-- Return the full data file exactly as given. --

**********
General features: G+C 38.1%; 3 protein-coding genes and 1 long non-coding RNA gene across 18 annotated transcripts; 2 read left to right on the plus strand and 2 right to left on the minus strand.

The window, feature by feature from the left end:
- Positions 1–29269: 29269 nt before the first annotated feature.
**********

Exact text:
General features: G+C 38.1%; 3 protein-coding genes and 1 long non-coding RNA gene across 18 annotated transcripts; 2 read left to right on the plus strand and 2 right to left on the minus strand.

The window, feature by feature from the left end:
- Positions 1–29269: 29269 nt before the first annotated feature.